It’s probably best not to cast this in terms of civil rights, though. People usually use the term to focus on guarantees of equal protection or individual freedom. But it’s perfectly routine to have conditions on employment — whether training certificates or compliance with safety protocols. Well before the pandemic, a number of states required that health care workers be vaccinated against certain communicable diseases, and it has certainly been common for medical care systems to adopt such requirements. Group homes often have immunization requirements, too.
Of course, exemptions must be made for medical contraindications. But those contraindications (e.g., an allergy to polyethylene glycol, or PEG; or, with the Janssen vaccine, polysorbate; or a severe reaction to a previous dose of a Pfizer or Moderna vaccine) appear to be rare. There are people with weakened immune systems for whom vaccination may not work very well, but they are not thereby endangered by it.
A more complicated issue is raised by religious objections. These aren’t much found in the religious mainstream, to be sure. A handful of Catholic bishops have argued that the Janssen vaccine is “compromised” because its production involves a cell line, established three decades ago, that originated in aborted fetal tissue; they say parishioners should take one of the other vaccines if available. But most vaccinations on offer have been either Moderna or Pfizer, anyway; you could accept this stricture without eschewing vaccination. And the Vatican has judged the Janssen vaccine “morally acceptable.” More daunting are reports of evangelical churches that claim vaccination confers the mark of the beast. (Note, too, that the E.E.O.C.’s definition of “religious beliefs” includes “moral or ethical beliefs as to what is right and wrong which are sincerely held with the strength of traditional religious views.”)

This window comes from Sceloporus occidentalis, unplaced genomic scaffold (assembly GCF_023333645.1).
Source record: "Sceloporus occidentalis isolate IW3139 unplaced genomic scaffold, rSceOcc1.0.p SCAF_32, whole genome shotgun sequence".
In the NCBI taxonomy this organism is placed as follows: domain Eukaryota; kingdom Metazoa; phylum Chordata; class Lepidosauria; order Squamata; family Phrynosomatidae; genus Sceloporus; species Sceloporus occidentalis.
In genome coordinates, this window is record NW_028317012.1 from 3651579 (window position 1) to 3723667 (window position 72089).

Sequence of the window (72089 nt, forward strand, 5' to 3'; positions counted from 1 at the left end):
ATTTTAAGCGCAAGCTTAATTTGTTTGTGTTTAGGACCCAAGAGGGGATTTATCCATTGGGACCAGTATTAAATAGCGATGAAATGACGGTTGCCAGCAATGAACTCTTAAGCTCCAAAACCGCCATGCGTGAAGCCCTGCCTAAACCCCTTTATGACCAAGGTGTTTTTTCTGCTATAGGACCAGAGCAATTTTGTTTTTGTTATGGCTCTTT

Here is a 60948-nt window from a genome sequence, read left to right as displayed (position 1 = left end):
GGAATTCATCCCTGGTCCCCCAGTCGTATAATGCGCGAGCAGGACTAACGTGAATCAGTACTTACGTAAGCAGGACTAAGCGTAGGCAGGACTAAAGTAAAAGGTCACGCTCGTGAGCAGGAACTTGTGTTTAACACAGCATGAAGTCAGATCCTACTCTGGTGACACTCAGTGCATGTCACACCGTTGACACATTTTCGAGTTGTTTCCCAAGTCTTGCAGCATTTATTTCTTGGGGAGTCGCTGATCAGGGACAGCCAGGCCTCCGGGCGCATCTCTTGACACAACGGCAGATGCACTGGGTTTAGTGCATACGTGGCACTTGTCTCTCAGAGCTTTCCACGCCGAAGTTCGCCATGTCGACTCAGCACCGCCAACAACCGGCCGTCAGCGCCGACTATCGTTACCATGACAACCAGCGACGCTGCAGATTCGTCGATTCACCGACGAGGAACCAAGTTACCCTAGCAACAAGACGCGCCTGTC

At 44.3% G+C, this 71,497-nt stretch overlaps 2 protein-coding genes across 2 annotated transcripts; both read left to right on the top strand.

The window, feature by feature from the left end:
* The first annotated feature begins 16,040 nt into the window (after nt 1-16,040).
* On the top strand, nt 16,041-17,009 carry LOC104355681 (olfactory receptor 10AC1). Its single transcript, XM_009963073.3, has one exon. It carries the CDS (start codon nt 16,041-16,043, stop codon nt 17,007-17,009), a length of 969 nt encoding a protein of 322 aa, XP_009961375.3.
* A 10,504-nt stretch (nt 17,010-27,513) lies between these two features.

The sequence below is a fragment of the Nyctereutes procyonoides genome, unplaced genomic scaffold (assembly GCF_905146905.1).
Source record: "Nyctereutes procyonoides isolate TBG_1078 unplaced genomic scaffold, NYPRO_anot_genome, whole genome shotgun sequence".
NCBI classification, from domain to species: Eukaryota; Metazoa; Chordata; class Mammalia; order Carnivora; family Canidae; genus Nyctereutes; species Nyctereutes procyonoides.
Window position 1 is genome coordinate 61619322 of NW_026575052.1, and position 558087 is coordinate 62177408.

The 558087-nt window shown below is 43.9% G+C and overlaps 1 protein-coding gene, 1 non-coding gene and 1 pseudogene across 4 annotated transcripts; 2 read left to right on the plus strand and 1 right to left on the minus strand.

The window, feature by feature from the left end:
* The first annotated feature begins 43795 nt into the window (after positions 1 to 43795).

Not all religious objections need to be accommodated, though. A requirement can be deemed a bona fide occupational requirement even if it effectively discriminates against people with anomalous views; and the same logic can apply to an institution’s residents, students or patients. We seek to accommodate religious (or religious-like) views so long as that accommodation doesn’t come at serious cost. When that’s not possible, it’s no expression of hostility to the religious to ask them to make accommodations. At least in the tradition I was raised in, this was understood. There were inconveniences associated with sticking to the demands of our faith. We bore them willingly as part of the service we were offering to God.
To submit a query: Send an email to firstname.lastname@example.org; or send mail to The Ethicist, The New York Times Magazine, 620 Eighth Avenue, New York, N.Y. 10018. (Include a daytime phone number.) Kwame Anthony Appiah teaches philosophy at N.Y.U. His books include “Cosmopolitanism,” “The Honor Code” and “The Lies That Bind: Rethinking Identity.”
Can I Ask Co-Workers if They’ve Had the Covid Vaccine? – The New York Times